Gully Activity in Triolet Crater
Gullies lying on the northeast slopes of Triolet Crater (about 11.6 km in diameter ), are located in the Southern Highlands just east of Gorgonum Chaos. Some gullies have eroded through resistant layers up to the crater rim.
At the downslope are fans of debris that overlap with those of nearby gully systems, suggesting that there were multiple periods of gully activity in this region. Just south of the gullies is a large fracture that cuts through the crater rim. This fracture is part of the Sirenum Fossae system that slices across the region for over 1,000 kilometers from the northeast to the southwest.
Because this fracture (or "fossae") cuts through the rim and ejecta blanket of Triolet Crater, this means that the crater is older than the fracture. This is known as a cross-cutting relationship and demonstrates a basic principle in geology known as the "law of superposition."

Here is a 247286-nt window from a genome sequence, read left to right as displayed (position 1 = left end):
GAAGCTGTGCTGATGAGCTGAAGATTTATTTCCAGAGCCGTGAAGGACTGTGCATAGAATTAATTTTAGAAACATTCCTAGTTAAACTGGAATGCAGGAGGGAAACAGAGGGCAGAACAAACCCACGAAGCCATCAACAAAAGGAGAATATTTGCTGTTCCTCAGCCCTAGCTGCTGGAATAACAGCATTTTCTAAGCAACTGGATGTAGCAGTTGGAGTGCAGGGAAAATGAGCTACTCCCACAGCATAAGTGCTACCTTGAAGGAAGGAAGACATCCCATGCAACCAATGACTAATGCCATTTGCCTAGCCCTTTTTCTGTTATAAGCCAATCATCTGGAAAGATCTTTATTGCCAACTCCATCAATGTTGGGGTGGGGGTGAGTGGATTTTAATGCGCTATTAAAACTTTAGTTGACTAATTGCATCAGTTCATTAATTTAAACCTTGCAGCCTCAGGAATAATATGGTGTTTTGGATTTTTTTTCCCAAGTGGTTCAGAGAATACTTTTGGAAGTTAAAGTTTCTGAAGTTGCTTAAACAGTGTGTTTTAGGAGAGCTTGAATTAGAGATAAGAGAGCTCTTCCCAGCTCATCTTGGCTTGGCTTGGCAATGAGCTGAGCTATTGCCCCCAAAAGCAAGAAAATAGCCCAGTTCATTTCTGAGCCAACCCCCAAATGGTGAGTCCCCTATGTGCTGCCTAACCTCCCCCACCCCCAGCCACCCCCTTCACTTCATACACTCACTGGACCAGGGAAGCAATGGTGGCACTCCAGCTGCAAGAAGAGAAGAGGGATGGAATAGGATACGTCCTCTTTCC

The map is projected here at a scale of 25 centimeters (9.8 inches) per pixel. (The original image scale is 26.5 centimeters [10.4 inches] per pixel [with 1 x 1 binning]; objects on the order of 80 centimeters [31.5 inches] across are resolved.) North is up.
This is a stereo pair with ESP_075675_1425.
The University of Arizona, in Tucson, operates HiRISE, which was built by Ball Aerospace & Technologies Corp., in Boulder, Colorado. NASA's Jet Propulsion Laboratory, a division of Caltech in Pasadena, California, manages the Mars Reconnaissance Orbiter Project for NASA's Science Mission Directorate, Washington.